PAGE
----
Things being what they are, After Effects is pretty screwed up these days. Not only is it behind the times in terms of technologies (notwithstanding of course some science-driven stuff like the Key Cleaner and Refine Edges effects) and performance, but also over the years many of its paradigms and tools didn’t turn out quite as powerful and useful in practice as when they were designed first. Throw on top of that the gigazillion bugs and some really piss-poor decision-making on changes in recent versions and you get the idea. Adobe are just lucky that nobody ever bothered to seriously come up with a high-profile competitor to that wretched little lady, so people keep using it for better or worse.
Just like everyone knows how the situation is, everyone also has ideas how to fix this and that. Usually this turns into endless frustrating and aggravating threads on forums, but sometimes people actually take the time to explain their position in more detail. This is what Sander van Dijk has done this time around. While he is to be applauded for working things out so detailed, to me it’s a very mixed bag.
Of course there are some very obvious things that make sense. I’ve long been saying that Shape Layers were never properly “finished”, so tapered/ variable width strokes and gradients on paths are “Your mother told you!” things. On the other hand it took 30 years to get such features in Illustrator… Similar things could be said for global expressions and the need for a built-in expression/ script editor and based thereon being able to generate script-based/ interactive output like SVGs for web use or JSON/ XAML packages for UI design.
Other stuff is what I would call nit-picky obsession over minutia. I’m not saying that e.g. the way keyframes are displayed is perfect or that blending behaviors in effects for Fill/ Blend with Original are always logical, but well, to me a keyframe is just some tick on the timeline and unless I dig into the graph editor or create a RAM preview, I never know how my layers will actually behave. In a similar vein one could argue that going crazy over icons or the layout of the layer switches is not a productive discussion, since the facade cosmetics won’t fix the deeper underlying problems like those layer switches being overloaded with functions or the program using system icons and file associations for source file types.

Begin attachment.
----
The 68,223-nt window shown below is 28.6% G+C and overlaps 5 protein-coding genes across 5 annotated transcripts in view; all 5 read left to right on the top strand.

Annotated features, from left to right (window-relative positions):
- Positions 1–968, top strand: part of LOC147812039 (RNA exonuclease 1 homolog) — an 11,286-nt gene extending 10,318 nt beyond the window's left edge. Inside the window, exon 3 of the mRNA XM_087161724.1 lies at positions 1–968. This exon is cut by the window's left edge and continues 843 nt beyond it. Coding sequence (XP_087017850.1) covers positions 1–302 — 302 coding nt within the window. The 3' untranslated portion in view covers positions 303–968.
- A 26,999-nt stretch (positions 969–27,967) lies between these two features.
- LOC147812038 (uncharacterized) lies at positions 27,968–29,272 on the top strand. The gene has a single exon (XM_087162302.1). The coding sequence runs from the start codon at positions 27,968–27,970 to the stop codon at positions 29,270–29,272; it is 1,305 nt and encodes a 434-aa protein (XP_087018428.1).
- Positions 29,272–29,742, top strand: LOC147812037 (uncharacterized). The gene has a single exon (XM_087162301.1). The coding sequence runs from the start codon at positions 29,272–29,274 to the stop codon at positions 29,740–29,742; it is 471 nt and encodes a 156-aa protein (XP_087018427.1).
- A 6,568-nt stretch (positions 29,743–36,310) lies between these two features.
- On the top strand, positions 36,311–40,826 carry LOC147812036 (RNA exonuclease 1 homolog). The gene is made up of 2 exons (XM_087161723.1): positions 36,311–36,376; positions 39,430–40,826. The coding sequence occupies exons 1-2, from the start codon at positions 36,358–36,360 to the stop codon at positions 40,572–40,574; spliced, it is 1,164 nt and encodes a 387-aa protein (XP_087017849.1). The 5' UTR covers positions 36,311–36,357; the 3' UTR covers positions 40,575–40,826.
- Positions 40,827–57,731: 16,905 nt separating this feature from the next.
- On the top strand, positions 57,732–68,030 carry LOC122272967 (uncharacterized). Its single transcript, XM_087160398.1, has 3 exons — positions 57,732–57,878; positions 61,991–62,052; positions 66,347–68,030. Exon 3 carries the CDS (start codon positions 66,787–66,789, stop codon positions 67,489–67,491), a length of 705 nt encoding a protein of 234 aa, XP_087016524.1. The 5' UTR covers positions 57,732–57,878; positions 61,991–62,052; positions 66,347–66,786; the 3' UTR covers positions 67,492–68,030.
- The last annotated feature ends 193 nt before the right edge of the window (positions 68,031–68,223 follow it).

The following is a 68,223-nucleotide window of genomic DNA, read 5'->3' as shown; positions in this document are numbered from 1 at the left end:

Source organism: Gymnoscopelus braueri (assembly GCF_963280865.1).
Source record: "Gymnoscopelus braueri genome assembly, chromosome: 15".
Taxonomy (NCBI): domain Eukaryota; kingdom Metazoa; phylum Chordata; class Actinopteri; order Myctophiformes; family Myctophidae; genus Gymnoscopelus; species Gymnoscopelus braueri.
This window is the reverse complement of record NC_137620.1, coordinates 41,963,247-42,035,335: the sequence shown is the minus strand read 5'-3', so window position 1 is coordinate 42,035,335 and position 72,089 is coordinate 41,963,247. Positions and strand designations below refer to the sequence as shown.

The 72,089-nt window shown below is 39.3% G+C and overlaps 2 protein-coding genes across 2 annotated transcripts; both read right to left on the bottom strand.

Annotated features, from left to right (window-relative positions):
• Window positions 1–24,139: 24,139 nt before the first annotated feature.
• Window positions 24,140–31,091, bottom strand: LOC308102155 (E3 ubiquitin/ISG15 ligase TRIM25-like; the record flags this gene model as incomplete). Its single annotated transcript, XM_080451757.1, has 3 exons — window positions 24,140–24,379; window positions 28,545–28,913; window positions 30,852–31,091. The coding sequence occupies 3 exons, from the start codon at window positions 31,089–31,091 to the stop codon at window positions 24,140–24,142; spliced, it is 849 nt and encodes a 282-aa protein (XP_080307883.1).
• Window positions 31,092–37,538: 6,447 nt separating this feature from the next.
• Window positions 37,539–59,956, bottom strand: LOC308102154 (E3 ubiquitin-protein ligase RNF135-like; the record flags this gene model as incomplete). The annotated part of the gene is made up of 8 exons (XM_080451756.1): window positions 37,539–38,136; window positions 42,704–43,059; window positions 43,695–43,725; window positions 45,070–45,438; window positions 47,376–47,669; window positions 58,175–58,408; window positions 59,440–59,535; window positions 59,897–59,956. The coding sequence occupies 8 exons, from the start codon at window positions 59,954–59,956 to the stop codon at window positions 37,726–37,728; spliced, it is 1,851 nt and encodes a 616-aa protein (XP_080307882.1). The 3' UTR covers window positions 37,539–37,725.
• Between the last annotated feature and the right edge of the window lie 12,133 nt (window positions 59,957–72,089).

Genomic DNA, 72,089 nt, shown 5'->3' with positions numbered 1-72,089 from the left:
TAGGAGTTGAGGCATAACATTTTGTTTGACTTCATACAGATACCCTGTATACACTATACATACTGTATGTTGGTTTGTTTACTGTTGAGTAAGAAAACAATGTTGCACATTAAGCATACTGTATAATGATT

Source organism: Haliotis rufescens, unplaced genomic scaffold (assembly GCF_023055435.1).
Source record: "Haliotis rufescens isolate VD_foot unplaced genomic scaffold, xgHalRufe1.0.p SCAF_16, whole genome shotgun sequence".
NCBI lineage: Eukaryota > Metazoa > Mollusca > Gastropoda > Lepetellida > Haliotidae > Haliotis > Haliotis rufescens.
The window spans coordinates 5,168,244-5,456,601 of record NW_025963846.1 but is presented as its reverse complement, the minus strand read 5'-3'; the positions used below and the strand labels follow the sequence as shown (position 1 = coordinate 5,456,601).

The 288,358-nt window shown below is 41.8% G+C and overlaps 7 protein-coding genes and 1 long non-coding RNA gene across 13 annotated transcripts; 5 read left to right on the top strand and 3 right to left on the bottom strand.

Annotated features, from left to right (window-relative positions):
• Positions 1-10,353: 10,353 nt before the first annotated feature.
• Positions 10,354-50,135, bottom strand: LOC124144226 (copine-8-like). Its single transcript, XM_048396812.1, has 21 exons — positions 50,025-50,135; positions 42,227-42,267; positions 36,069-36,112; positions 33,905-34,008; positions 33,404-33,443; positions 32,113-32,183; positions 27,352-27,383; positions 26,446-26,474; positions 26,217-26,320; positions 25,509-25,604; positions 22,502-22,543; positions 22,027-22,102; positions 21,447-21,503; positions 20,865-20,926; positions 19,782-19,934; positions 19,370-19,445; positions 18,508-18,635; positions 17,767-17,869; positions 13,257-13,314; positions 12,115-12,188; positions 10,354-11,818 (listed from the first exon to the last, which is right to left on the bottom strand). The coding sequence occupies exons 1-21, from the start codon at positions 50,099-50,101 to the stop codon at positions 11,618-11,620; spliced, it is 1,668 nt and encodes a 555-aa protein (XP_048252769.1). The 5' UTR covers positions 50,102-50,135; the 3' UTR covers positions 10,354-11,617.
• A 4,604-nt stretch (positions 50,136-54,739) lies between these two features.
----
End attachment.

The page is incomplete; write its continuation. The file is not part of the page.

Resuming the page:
Finally there is stuff what I would call “convoluted nonsense” that misses the mark and doesn’t really offer a solution to some problems. A prime example of this are the various attempts to improve display of properties in the timeline by using tabular alignment . The real truth here in my opinion is, that After Effects simply shouldn’t be displaying so much stuff in the timeline at all. Wouldn’t it be wonderful (and much more stringent) if we had a proper attribute editor, a.k.a. a pimped effects palette, that would allow us to have some tick marks which property streams to display in the timeline, including base properties like position or rotation? After all, that’s how most 3D programs’ track/ graph editors work with their default “show only animated channels” option. In other words: We need more control over what we actually get to see, not just ways of making redundant information look good.
Similarly the proposed multiple Set Matte effects don’t really fix anything. The inherent danger is that you simply lose track of how things interact. You can easily try this already by stacking a layer with tons of Circle effects, using the Stencil Alpha mode, and then playing around with things like the Invert option and the effect’s opacity. I have done this lots of times for complimentary stuff to my lens flares and it can drive you completely nuts. Just changing a single effect at the bottom of the stack can completely destroy your work. In the grander scheme I do not feel that this offers a solution, though moving the matting to an effect without any of the fancies could still be useful to reduce UI clutter.
I could go on forever, but suffice it to say that to me many of those things feel only half-thought through. There is a clear bias on UI stuff and fixing some immediate issues, but I’m missing the broader vision. As I always like to say it’s not about trying to do things the way we do them currently, only slightly better, but rather some things needing to be re-thought from the ground up and I can’t see that here. Don’t misunderstand me – you can fall in love with some tiny things and they can greatly make things easier on a day to day basis, but you can only go so far. Conversely I feel that several of the proposed changes would lock users into other “bad” workflows like further overloading Alt/Option, Ctrl/Cmd and Shift keys with more “secret magic” based on what they are used for. This stuff has always has a way of haunting you later when you wish those combinations would do something different, after all.